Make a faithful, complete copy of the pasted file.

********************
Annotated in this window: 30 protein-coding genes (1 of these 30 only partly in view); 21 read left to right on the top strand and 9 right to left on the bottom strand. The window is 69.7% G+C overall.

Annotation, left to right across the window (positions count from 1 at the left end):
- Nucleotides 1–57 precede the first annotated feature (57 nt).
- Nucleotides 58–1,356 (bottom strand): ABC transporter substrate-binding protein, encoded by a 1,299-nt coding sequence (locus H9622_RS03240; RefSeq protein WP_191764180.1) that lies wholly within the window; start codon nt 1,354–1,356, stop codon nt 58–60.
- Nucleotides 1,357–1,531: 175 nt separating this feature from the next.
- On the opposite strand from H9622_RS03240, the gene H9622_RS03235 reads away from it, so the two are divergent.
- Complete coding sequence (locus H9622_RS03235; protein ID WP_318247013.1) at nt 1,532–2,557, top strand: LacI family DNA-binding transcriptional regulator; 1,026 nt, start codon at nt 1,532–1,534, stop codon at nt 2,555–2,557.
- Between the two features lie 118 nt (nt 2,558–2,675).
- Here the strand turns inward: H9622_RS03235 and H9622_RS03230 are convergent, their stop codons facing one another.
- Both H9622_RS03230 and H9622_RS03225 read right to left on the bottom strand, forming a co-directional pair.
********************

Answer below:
Annotated in this window: 30 protein-coding genes (1 of these 30 only partly in view); 21 read left to right on the top strand and 9 right to left on the bottom strand. The window is 69.7% G+C overall.

Annotation, left to right across the window (positions count from 1 at the left end):
- Nucleotides 1–57 precede the first annotated feature (57 nt).
- Nucleotides 58–1,356 (bottom strand): ABC transporter substrate-binding protein, encoded by a 1,299-nt coding sequence (locus H9622_RS03240; RefSeq protein WP_191764180.1) that lies wholly within the window; start codon nt 1,354–1,356, stop codon nt 58–60.
- Nucleotides 1,357–1,531: 175 nt separating this feature from the next.
- On the opposite strand from H9622_RS03240, the gene H9622_RS03235 reads away from it, so the two are divergent.
- Complete coding sequence (locus H9622_RS03235; protein ID WP_318247013.1) at nt 1,532–2,557, top strand: LacI family DNA-binding transcriptional regulator; 1,026 nt, start codon at nt 1,532–1,534, stop codon at nt 2,555–2,557.
- Between the two features lie 118 nt (nt 2,558–2,675).
- Here the strand turns inward: H9622_RS03235 and H9622_RS03230 are convergent, their stop codons facing one another.
- Both H9622_RS03230 and H9622_RS03225 read right to left on the bottom strand, forming a co-directional pair.